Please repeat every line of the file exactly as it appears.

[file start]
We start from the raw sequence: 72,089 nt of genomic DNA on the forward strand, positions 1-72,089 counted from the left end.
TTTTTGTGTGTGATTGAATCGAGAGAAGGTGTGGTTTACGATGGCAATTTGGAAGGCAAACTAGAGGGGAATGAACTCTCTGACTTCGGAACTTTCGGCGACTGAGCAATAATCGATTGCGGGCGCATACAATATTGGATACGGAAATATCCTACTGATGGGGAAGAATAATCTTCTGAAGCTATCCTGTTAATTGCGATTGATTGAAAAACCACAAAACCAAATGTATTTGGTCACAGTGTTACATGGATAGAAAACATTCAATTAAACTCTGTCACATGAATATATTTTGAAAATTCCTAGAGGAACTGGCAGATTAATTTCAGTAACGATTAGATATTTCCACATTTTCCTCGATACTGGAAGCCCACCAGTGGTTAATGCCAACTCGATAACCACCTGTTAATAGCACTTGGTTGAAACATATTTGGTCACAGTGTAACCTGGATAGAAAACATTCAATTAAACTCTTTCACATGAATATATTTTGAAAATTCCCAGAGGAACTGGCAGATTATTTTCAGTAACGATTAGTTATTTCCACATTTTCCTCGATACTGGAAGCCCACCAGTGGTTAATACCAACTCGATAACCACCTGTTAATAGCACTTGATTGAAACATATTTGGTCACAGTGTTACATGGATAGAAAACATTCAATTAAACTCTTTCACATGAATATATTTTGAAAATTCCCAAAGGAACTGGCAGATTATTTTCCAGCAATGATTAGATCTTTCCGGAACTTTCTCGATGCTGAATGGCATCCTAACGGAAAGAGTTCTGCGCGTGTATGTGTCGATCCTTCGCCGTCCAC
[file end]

We start from the raw sequence: 72,089 nt of genomic DNA on the forward strand, positions 1-72,089 counted from the left end.
TTTTTGTGTGTGATTGAATCGAGAGAAGGTGTGGTTTACGATGGCAATTTGGAAGGCAAACTAGAGGGGAATGAACTCTCTGACTTCGGAACTTTCGGCGACTGAGCAATAATCGATTGCGGGCGCATACAATATTGGATACGGAAATATCCTACTGATGGGGAAGAATAATCTTCTGAAGCTATCCTGTTAATTGCGATTGATTGAAAAACCACAAAACCAAATGTATTTGGTCACAGTGTTACATGGATAGAAAACATTCAATTAAACTCTGTCACATGAATATATTTTGAAAATTCCTAGAGGAACTGGCAGATTAATTTCAGTAACGATTAGATATTTCCACATTTTCCTCGATACTGGAAGCCCACCAGTGGTTAATGCCAACTCGATAACCACCTGTTAATAGCACTTGGTTGAAACATATTTGGTCACAGTGTAACCTGGATAGAAAACATTCAATTAAACTCTTTCACATGAATATATTTTGAAAATTCCCAGAGGAACTGGCAGATTATTTTCAGTAACGATTAGTTATTTCCACATTTTCCTCGATACTGGAAGCCCACCAGTGGTTAATACCAACTCGATAACCACCTGTTAATAGCACTTGATTGAAACATATTTGGTCACAGTGTTACATGGATAGAAAACATTCAATTAAACTCTTTCACATGAATATATTTTGAAAATTCCCAAAGGAACTGGCAGATTATTTTCCAGCAATGATTAGATCTTTCCGGAACTTTCTCGATGCTGAATGGCATCCTAACGGAAAGAGTTCTGCGCGTGTATGTGTCGATCCTTCGCCGTCCAC